Fahreddin Pasha is one of the last army commanders of the Ottoman era. He was also known as the “Defender of Medina” and “Desert Tiger”. Fahreddin Paşa was born in 1868 in Russe (in current-day Bulgaria, at the bank of the Danube) as the son of Mehmed Nahid Bey and Fatma Adile Hanım. His family moved to Istanbul during the Turco-Russian War of 1878. As he was studying at the War Academy, he took private lessons in French and photography. In 1888, he graduated from the Academy and three years later, he completed the Staff School, at the rank of captain.
His first post was with the Fourth Army in Erzincan, where he rose to the rank of lieutenant colonel and fought against the Armenian gangs raiding the Turkish infantry regiments. In 1908, when he was the deputy chief of staff of the Fourth Army, the Constitution was proclaimed, and he returned to Istanbul, where he became the chief of staff of the 1st Regular Division.
Fahreddin was one of the Turkish officers who went to Libya in 1911-1912 to fight against the Italians and when the Balkan War broke out, he was appointed as the commander of the 31st Division in Gallipoli. His unit played a key role in recapturing Edirne from the Bulgarians and on July 22, 1913, he was commanding the Turkish units entering the town with Enver Pasha.
In 1914, before the Ottoman Army was ordered to mobilize, Fahreddin became the commander of the XII Corps in Mosul. He did not stay there long, he was promoted to general on November 12, 1914 and later on, he was appointed as the deputy commander of the Fourth Army stationed in Aleppo.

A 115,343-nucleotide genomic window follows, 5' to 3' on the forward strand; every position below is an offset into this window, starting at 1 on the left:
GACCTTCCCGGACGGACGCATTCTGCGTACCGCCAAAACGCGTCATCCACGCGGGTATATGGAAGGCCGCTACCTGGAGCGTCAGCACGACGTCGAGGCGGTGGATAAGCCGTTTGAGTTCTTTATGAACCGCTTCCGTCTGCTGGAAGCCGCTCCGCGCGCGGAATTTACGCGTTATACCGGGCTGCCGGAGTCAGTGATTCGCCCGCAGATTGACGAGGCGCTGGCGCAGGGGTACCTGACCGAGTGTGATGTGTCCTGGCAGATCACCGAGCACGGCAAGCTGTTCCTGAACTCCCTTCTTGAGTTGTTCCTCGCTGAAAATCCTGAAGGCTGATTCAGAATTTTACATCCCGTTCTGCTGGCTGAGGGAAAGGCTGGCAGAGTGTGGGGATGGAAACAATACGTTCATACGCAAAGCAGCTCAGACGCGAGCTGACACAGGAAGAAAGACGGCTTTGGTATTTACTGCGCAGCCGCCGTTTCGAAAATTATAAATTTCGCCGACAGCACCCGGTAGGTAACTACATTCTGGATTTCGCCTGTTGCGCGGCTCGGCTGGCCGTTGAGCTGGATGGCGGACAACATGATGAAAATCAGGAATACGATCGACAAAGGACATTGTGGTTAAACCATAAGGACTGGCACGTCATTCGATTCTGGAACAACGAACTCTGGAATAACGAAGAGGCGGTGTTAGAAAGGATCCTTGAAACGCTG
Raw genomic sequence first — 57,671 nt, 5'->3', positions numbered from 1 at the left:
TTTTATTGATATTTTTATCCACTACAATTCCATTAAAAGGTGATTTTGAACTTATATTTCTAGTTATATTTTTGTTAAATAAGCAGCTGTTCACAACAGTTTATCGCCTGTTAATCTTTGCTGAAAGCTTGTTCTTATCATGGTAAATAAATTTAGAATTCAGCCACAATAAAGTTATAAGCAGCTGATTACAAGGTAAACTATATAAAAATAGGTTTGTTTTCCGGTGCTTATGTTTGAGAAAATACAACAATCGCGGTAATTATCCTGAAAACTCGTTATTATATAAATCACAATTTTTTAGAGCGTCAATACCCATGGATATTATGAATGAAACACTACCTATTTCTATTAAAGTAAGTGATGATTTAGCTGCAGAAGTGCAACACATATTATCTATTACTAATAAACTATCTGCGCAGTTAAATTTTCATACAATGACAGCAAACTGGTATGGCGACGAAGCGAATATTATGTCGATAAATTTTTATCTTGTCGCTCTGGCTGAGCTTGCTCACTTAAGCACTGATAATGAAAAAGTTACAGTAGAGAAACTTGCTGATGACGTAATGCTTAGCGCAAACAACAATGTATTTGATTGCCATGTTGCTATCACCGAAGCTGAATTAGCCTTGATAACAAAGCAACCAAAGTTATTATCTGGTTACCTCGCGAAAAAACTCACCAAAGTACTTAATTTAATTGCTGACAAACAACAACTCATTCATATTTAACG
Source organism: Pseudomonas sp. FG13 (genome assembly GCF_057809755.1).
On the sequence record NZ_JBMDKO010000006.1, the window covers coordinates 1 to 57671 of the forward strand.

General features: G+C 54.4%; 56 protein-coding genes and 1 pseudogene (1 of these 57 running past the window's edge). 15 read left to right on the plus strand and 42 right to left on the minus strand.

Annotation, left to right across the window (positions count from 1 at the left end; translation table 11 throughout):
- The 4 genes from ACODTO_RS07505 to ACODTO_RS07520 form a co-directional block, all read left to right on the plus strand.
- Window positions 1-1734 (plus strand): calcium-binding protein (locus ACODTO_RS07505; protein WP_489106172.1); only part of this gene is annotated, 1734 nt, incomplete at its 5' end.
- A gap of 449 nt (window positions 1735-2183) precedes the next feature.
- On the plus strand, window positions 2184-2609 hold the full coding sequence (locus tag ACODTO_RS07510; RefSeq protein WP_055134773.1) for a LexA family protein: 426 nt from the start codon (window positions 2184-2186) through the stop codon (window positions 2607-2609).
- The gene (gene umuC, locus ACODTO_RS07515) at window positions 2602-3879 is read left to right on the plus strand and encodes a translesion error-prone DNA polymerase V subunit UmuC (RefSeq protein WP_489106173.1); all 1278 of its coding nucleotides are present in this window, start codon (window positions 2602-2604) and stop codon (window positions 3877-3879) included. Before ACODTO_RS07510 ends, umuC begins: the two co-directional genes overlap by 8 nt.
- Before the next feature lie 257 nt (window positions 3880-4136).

On May 23, 1916, upon the orders of Cemal Paşa, Fahreddin Pasha moved to Medina with a group of officers. A few days later, the Arab Revolt broke out, when the sons of the Emir of Mecca, Sherif Hussein, raided the Turkish military stations. Fahreddin Pasha undertook the task of defending Medina and its holy sites against the rebelling Arabs and the British. He took over the command of the “Hejaz Expeditionary Force” on July 17, 1916, and organized the successful defense of the holy town. On May 14, 1917, being aware of the threat, he ordered all the holy relics in Medina, including some personal belongings of Prophet Muhammad, to be packaged and transferred to Istanbul on a special train.
When the armistice was signed on October 30, 1918, the legendary Hejaz Expeditionary Force was ordered to surrender. The “Desert Tiger” refused to comply and insisted to stay in Medina to protect the town. Finally, on January 10, 1919, his officers had to seize him by force, and handed him over to the British.
After a brief stay in Cairo, Fahreddin Paşa was sent to Malta as a prisoner of war. His captivity ended on April 30, 1921 and he was sent to the port of Taranto in Italy, from where he returned to the homeland.
On October 27, 1921, the Turkish Grand Assembly appointed Fahreddin Pasha as ambassador to Kabul, Afghanistan. He was very successful as a diplomat and he organised the Afghan support for the War of Liberation in Turkey. He returned to Turkey in 1926 and became first a member, then the chairman of the Military Court Council. He retired in 1936.
On November 22, 1948, as he was traveling by train from Istanbul to Ankara, Fahreddin Pasha had a stroke. He died at the age of 80.